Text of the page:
Alopecia totalis

Complete loss of head hair
Alopecia totalis is complete loss of hair on the scalp (even eyebrows and eyelashes may be affected), but the rest of the body remains unaffected. Sometimes this illness is also called areata totalis. Total alopecia usually appears in two types: One is a relatively rapid with complete loss of all head hair while the other type is a slower form, which starts out as alopecia areata and ends with complete hair loss. In this sense, it is sometimes (but not always) related to alopecia areata.
Most afflicted persons are children and adults up to age 40, but the illness may occur with persons of all age categories. With this type of alopecia the afflicted persons often have deformed nails with bumps and fragile look. According to statistics 2% of males and 1% of females in Europe suffer from some form of alopecia areata. Maybe 2% of them have alopecia totalis or alopecia universalis. That means that perhaps one out of each 125,000 males and one out of each 250,000 females have alopecia totalis or alopecia universalis.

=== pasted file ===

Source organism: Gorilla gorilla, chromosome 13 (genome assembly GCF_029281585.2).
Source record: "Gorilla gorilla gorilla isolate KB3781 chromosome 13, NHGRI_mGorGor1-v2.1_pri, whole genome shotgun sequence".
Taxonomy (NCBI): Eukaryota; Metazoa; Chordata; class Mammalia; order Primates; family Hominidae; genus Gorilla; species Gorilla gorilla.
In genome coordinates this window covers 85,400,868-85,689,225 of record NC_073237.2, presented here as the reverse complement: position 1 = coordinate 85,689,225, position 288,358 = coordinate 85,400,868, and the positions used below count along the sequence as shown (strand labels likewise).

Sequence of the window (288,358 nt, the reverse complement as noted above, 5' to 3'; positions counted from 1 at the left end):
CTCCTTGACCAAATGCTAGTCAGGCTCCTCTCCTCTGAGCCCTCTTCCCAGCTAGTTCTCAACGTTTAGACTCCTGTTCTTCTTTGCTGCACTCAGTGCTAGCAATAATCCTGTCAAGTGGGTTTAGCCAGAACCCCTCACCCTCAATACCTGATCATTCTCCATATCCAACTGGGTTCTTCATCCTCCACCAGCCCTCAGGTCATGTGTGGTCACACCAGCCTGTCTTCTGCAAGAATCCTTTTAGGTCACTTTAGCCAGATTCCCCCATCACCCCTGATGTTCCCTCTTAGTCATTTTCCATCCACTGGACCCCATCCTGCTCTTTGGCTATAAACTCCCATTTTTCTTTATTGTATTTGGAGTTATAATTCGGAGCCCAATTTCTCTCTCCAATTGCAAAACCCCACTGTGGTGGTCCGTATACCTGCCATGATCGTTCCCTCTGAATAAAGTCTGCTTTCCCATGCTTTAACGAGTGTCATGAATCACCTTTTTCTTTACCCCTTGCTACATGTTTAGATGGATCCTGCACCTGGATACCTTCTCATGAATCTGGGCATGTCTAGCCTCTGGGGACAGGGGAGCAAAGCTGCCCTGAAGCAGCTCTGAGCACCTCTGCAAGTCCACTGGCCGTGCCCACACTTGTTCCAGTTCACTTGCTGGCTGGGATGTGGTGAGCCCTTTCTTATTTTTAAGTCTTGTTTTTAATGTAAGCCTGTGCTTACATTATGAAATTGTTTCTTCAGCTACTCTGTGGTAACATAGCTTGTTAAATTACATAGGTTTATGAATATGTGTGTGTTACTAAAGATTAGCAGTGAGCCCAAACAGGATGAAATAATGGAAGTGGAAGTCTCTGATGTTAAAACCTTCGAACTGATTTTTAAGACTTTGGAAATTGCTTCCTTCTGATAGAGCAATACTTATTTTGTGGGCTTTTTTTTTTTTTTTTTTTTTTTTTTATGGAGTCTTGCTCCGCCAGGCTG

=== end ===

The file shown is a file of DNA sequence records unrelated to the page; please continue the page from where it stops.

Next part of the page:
What causes total alopecia?

Alopecia totalis is an autoimmune disorder during which the immune system attacks and strikes its own hair follicles that are somehow modified, which is why the immune system identifies them as alien. In most cases there is a chance for revival of hair follicles and at least partial recovery. There have also been cases of full recovery.